def theil(tree, unit, levels):
''' Size-weighted sum of entropy deviations of a unit's sub-units. '''
the_theil = 0
if levels == 0:
for subunit in tree.children(unit):
the_theil += theil_cmp(tree, subunit.identifier)
else:
for subunit in tree.children(unit):
the_theil += theil_cmp(tree, subunit.identifier)
sub_weight = subunit.data.total() / tree[unit].data.total()
the_theil += sub_weight * theil(tree, subunit.identifier,
levels - 1)
return the_theil
```

Hey, look, it calls itself recursively! The structure of the code reflects the structure of the computation! Obviously we should go this route!

This led to another problem, though. I can write code in python, but I
can’t necessarily write *fast* code in python. All of the functions I
built to *calculate* the statistics were wicked fast, but the
functions that actually built the data structure were unforgivably
slow. A full set of analyses on our data, from building the structure
through spitting numbers into a matrix, could take up to 40
minutes. Stata by comparison ran in less than 10.

That might feel OK. We’re not writing production code, after
all–we’re academics! And code that’s easy to modify, or generally to
understand and work with after you’ve been away from it for a while,
is really important. I learned this well in graduate school. The first
time you get a revise-and-resubmit asking for further analyses, and
you open up the project’s code base and can’t even remember which file
*calls* which file, never mind what they each do…when you find
yourself drawing a dependency graph for your *own* scripts, it’s time
to focus on writing clearer code.

All that said, though, 40 minutes was still unacceptable. In this project, we needed a way to distinguish what are basically random movements of the various components of the statistic from “real” shifts. There are no analytically defined standard errors for Theil’s \( H \), though–what statistical papers exist on the topic basically amount to a flame war about how every prior attempt is garbage. The way to proceed under such conditions is to simulate a probability distribution with the data at hand, either through bootstrapping or via a permutation test. Yet these techniques require you to perform a given calculation not once but hundreds or thousands of times. If we were to go with 1,000 repetitions, our projected compute time shot from 40 minutes to more than three months…or more than three weeks if we used the thorny Stata code.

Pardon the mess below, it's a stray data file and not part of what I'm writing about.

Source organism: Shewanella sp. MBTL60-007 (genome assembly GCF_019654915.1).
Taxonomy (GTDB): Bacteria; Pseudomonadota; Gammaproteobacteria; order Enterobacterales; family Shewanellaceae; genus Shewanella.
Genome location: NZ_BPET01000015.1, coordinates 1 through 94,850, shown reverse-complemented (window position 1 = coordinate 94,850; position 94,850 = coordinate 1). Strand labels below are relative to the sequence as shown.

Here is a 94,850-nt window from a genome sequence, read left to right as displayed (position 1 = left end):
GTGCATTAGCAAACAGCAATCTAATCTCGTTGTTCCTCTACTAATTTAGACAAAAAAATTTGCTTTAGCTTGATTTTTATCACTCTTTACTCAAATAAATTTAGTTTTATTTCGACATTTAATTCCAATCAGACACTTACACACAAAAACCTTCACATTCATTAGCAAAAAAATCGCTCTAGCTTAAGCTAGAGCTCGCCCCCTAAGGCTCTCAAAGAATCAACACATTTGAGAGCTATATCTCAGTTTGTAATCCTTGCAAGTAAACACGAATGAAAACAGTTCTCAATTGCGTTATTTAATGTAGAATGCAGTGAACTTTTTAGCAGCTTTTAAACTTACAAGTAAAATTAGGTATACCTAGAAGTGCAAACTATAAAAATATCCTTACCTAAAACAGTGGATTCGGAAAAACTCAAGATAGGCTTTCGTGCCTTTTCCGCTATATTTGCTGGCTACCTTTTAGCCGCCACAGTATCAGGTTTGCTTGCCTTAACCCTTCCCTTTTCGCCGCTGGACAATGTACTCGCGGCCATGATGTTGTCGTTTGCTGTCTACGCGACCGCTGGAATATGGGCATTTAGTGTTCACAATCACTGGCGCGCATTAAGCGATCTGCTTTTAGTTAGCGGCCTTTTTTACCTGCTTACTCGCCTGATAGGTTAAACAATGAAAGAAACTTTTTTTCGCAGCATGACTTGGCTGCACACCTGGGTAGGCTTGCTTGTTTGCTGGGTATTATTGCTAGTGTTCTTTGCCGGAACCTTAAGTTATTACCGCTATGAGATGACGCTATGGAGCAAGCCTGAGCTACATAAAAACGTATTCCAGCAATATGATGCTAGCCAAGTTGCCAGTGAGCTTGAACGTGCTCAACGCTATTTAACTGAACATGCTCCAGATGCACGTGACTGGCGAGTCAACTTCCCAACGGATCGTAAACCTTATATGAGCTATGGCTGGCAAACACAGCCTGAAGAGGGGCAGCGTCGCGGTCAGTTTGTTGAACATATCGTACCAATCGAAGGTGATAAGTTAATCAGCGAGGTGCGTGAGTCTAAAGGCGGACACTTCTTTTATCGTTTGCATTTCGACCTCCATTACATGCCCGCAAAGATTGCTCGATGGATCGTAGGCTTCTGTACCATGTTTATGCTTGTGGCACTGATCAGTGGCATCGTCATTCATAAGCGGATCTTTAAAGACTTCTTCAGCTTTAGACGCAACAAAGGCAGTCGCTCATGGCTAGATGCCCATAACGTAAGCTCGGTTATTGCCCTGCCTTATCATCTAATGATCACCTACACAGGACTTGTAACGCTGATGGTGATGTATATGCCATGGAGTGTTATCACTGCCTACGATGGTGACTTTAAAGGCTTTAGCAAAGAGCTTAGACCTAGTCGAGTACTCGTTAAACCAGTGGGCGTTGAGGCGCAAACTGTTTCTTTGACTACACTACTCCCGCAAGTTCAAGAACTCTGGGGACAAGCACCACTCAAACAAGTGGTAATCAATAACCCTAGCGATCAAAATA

Once we realized this, we set the project aside for several months. This is reasonable enough when you have a tough problem and a busy job. In between, we literally collected and analyzed data for another paper, wrote a draft, workshopped it, and submitted it to a journal. So it’s not like we were idle. But this one has been gnawing at me. Finally in January I wrote my co-author, Rem, and suggested that we book time at the end of February to sit down and finally figure this out.

Along the way, we decided to try this next in R. The python approach was fundamentally sound, but Rem’s as fast in R as I am in Stata, and we could just write and trouble-shoot code faster that way. Plus, if we could speed things up in R, it would be easier to share with other academics.

Like all statistical languages, R is optimized for fast vectorized calculations. And so I wanted to work out as much of this as I could in those terms, ideally before I got to Cambridge. So, I had the idea to ignore programming languages entirely and to try to write everything as matrix math.

This took some reviewing for me. I’ve never taken a full linear
algebra class, and my shakiness with parts of it, more than anything
about statistics *per se*, was often what tripped me up in
econometrics classes. But here it seemed the right tool for the job.